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Updated: Sep 2, 2019

While describing my upcoming extended career break to my friend Eli, he understandably asked “Why?”. And as I embark on this new chapter in my life, I’ve tried to answer that question, both for him and myself.

But first, let me put some things in context.

I just ended an incredible five-year adventure as the co-founder & CEO of (You can read some posts from this period.) Five years of joy, of doubt, of ups, of downs, of excitement, of fundraising, of awards, of risks, and of walking this thin line that separates success from failure. It ended very recently – not in the way I could have imagined 5 years ago – but we definitely grew the business to a point I never thought we would when I first started with my partners.

On the personal side, I became single in January after five years with my ex-girlfriend.

Sometimes there are many signs around us that are telling us something very specific if we are open to hearing and seeing them. Somehow today, the constraint of running a large business and the obligations of a long & committed relationship are no longer a part of my life.

So I have decided to go away – Six Months – Far – Remote. In very simple & probably challenging ways. The six months started a few weeks ago, and as I write this from France, where I am visiting my family before the big travel begins, I feel the urge to answer Eli’s question: “Why?”.

In a country like the US, where the average American takes just two weeks holiday every year, taking six months off is often considered “extraordinary” or even “crazy”. To quote a few of the reactions I’ve heard: “Aren’t you afraid to go so far away?” – “Don’t you think it’s risky to leave the work scene for so long?” – “It must feel scary to go alone for such an extended time.” – “Isn’t it dangerous to go to some of those countries?”.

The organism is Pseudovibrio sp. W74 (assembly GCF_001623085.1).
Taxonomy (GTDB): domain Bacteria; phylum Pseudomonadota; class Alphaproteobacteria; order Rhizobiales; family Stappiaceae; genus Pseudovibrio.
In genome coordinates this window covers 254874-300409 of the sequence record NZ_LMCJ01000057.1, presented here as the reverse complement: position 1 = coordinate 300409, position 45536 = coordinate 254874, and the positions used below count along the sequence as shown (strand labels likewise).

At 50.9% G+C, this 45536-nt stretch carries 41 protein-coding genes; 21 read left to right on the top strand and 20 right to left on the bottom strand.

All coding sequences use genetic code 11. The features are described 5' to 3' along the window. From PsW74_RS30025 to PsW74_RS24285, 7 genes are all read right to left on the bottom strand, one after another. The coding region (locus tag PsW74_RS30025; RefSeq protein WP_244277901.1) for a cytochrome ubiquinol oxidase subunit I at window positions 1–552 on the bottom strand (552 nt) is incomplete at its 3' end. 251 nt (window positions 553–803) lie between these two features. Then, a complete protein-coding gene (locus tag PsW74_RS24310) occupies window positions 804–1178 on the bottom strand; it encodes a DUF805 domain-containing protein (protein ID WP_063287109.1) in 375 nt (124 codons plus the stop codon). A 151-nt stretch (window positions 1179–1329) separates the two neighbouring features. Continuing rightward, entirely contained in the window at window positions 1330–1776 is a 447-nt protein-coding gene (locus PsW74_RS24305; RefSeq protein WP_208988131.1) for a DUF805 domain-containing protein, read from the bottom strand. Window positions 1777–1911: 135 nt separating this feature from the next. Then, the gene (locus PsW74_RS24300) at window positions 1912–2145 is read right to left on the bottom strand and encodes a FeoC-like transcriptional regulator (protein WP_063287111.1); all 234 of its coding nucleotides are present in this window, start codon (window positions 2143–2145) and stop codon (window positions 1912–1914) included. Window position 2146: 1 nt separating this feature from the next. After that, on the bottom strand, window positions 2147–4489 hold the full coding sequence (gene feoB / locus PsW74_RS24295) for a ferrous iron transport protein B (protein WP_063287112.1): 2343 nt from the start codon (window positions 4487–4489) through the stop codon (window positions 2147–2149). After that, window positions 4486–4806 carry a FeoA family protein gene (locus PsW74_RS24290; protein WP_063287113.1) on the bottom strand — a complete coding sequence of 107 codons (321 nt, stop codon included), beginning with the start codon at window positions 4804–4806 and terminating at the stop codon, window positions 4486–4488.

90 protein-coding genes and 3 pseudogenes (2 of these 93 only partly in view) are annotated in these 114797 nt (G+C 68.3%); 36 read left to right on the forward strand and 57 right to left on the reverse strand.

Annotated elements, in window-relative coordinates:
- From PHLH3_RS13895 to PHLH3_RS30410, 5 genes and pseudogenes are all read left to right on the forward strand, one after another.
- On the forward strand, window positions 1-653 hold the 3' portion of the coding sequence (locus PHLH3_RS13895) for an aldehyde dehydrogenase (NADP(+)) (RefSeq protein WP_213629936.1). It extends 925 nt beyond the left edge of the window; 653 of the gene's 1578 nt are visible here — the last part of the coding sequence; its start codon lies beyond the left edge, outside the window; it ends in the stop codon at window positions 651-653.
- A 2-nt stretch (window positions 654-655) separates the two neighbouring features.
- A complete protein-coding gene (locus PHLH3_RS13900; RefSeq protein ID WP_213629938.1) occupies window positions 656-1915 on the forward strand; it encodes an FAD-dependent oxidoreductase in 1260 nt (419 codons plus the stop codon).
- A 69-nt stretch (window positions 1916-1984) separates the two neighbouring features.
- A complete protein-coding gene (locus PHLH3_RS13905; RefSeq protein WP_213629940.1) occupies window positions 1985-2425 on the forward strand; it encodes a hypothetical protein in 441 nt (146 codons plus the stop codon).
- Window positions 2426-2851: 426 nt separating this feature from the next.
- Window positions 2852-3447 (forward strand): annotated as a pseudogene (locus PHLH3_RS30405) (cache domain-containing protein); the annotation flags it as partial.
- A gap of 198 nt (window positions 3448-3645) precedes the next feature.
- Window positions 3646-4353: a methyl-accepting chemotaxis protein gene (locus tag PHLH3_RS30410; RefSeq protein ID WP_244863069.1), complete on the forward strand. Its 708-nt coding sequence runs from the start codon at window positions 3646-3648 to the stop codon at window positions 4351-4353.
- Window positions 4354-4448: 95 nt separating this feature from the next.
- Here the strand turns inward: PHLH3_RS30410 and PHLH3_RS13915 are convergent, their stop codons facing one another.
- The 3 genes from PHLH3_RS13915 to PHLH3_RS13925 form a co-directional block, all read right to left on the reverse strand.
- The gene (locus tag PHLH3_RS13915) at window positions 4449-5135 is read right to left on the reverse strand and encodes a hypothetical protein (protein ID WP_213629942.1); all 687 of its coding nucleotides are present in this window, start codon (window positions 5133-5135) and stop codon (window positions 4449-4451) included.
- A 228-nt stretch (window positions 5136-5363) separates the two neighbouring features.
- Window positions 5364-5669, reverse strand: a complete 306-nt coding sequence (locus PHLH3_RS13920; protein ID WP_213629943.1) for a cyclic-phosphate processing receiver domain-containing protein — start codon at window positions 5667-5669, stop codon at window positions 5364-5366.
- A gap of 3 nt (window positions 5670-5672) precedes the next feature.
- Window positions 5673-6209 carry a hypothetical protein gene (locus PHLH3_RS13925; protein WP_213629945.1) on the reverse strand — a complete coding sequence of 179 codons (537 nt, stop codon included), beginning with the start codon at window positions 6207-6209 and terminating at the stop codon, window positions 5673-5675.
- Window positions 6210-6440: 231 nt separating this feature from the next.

Fear, fear, fear. In the US we live in such a fear-based culture. Just turn on the TV or open any newspaper if you ever doubt this. So making a decision that is NOT based on fear is a challenging endeavor in many ways.

So Eli, here are my answers:

1. I felt the urge to give back. After having the incredible chance to build Totsy, receive all those awards, and meet & work with some of the most incredible technologists and e-commerce people, I wanted to find a way to give back my time and my skills to those who need it the most. So part of this extended travel is going to be spent working for various NGOs – from taking care of dying people in the organization of Mother Theresa in Calcutta to teaching English to young monks in a Tibetan monastery in Nepal. And also raising awareness and $$$ for my favorite NGO,

2. I felt the urge to step back. When you are working 24/7 for so many years, especially in a city like New York, you can lose sight of a true or more whole vision of the world. You see things only through your close environment. And like a fish in a fish tank, you start to believe that the fish tank is the ocean. So going away allows you to realize the ocean is just a little fish tank. Ok, not a bad one I agree, but still, a fish tank.

3. I felt the urge to look at things differently. This is probably the most difficult thing to do when you are “trapped” in a career. How can you filter opportunity – like hearing a story from a friend in a very profound & very different way than your usual outlook on things? Our brain is hardwired in such a way that our thinking process is automated to such a point where we are not in control. Think about the cappuccino you have every morning and try to resist passing your local Starbucks and not have the desire to buy one.

4. I felt the urge to question what I really should do next. In some ways this is linked with the need to step back and look at things differently. But this is where putting myself in places where I will have time to investigate myself is needed. So part of my time is going to be in retreat places where you are “forced” to do nothing but to look inside.

5. I felt the urge to mark this new life transition with a big symbolic trip. There was a time, and there are still places, where “rights of passage” were/are an essential part of a persons development. As a child in some tribes in Africa, you had to go kill your first animal alone and with the most simple of knives. This was done to force you to face your own fears. The inside “beast” we had to fight was in fact much more dangerous, and invisible, than the lion we had to kill.

So are you ready to ask yourself WHY not take this step?

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